There is no doubt in my mind that a slowing economy is impacting advertising spend. However, the shift of advertising to follow time spent is continuing to drive growth in online media. The trend is our friend.
Furthermore, for startups, micro issues (such as whether the new sales person in Detroit started in Q2 or Q4) will continue to have far greater impact on making this years revenue goals than any macro factors will. Startups should not look at the woes of the publicly traded online media companies as their own fate.
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The IAB just came out with their 2007 internet advertising revenue report, concluding that internet advertising totaled $21.2bn in 2007, up 26% over 2006. The primary industry categories are shown below:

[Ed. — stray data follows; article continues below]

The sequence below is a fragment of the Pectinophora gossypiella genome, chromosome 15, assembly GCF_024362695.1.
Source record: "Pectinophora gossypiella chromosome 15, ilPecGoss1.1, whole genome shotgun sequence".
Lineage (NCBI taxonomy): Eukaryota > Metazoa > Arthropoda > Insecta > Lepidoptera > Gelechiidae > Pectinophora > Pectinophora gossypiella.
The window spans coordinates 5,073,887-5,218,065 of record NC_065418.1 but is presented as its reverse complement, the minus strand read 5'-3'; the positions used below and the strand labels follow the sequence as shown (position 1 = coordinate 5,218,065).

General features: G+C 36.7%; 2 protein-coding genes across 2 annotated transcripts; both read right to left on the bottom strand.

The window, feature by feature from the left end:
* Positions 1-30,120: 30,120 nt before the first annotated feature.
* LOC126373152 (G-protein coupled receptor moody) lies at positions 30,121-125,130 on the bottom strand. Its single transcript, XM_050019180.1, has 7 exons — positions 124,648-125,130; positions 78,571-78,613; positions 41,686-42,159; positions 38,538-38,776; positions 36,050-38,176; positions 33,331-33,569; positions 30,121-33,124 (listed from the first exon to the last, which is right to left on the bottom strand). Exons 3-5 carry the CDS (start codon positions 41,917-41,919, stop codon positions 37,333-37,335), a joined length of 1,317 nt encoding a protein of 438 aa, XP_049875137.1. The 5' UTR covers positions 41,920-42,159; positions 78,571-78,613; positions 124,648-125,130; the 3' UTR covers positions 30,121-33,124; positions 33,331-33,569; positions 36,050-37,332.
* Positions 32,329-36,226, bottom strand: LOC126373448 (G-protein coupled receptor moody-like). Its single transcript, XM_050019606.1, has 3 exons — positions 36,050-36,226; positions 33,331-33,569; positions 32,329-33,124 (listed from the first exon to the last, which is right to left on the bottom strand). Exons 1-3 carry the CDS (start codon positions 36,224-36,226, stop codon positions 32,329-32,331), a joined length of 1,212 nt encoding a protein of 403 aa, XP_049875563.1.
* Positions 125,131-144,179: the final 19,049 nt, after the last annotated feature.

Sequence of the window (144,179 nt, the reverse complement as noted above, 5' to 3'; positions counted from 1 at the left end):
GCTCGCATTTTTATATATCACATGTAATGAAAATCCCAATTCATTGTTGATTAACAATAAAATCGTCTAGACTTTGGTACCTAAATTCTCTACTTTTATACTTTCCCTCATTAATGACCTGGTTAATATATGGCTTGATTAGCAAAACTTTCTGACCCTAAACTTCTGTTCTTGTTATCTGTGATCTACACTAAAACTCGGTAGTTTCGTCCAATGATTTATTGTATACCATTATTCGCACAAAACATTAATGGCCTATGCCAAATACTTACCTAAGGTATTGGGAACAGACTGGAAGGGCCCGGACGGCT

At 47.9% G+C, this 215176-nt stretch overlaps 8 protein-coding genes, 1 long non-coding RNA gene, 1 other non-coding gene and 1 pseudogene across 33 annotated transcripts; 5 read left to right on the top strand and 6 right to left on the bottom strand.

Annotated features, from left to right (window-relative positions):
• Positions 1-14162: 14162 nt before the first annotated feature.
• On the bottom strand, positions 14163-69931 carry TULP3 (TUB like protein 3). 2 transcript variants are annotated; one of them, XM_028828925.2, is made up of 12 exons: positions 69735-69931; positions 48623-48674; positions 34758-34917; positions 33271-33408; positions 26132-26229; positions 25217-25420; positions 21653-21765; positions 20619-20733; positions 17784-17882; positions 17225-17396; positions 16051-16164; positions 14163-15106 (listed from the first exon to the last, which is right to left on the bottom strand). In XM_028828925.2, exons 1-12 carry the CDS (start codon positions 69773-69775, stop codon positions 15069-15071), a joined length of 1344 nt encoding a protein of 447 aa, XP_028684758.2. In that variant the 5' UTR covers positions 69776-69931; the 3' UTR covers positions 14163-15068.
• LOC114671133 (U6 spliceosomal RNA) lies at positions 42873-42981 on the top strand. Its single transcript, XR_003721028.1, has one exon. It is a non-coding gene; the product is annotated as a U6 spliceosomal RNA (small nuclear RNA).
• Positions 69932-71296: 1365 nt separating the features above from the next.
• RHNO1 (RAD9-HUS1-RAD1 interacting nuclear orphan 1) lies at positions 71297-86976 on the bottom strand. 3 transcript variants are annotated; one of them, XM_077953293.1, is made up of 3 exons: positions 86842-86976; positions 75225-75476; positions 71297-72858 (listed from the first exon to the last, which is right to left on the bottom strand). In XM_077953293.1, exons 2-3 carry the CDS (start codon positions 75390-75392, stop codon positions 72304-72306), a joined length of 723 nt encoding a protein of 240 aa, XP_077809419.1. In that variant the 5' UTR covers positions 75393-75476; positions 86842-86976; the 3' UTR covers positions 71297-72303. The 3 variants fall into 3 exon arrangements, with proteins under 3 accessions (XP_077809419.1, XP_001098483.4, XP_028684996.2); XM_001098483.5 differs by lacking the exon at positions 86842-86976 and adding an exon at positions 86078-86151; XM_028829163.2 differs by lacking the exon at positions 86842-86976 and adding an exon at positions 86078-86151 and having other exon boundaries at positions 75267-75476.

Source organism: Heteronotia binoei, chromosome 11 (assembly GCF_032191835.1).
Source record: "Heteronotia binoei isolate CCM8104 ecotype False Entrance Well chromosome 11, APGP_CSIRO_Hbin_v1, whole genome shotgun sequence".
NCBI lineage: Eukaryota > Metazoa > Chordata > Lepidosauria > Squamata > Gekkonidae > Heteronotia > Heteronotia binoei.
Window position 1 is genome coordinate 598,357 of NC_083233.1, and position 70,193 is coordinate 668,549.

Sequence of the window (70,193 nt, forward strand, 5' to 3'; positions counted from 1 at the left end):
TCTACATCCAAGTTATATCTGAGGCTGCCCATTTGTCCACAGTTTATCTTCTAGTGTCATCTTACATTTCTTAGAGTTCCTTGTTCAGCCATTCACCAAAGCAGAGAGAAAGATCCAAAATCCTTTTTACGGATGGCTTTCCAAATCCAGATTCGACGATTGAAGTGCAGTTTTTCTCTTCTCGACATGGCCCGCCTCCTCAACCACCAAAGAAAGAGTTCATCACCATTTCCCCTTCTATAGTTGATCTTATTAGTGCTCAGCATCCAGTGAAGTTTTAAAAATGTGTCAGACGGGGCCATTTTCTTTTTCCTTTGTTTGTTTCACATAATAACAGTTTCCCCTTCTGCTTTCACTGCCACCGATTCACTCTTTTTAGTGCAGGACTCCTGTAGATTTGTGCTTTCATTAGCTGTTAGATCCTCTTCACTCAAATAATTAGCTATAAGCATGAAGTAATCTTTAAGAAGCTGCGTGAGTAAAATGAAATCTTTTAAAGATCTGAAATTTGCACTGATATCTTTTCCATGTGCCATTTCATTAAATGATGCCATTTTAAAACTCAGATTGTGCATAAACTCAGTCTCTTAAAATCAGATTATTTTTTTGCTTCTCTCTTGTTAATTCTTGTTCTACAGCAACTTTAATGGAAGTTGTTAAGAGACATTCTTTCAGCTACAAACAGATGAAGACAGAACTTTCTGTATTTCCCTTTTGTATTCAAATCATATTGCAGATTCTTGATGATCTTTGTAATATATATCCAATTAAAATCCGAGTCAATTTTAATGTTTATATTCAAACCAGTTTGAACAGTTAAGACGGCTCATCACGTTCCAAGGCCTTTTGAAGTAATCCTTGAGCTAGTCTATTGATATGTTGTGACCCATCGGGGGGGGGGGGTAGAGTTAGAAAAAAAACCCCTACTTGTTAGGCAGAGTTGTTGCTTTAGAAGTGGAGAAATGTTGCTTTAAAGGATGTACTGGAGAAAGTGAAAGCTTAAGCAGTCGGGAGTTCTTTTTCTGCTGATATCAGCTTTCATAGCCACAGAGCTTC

The IAB further breaks down “consumer related” into subcategories:
Entertainment encompasses movies, music and TV, while leisure encompasses travel, hotel and hospitality.
I find it easier to consider all of these categories and subcategories on a single graph:
This shows that the top three categories for online advertising are retail (ecommerce), financial services and automotive. These are full year numbers for 2007, so they show little change over 2006, notwithstanding the ongoing credit crunch and slowing housing market, which might have been expected to lower the proportion of financial services advertising. All categories of online advertising appear to be growth with the market.
The full IAB report breaks down 2007 online advertising revenue further by ad format, industry concentration and pricing model and is worth reading.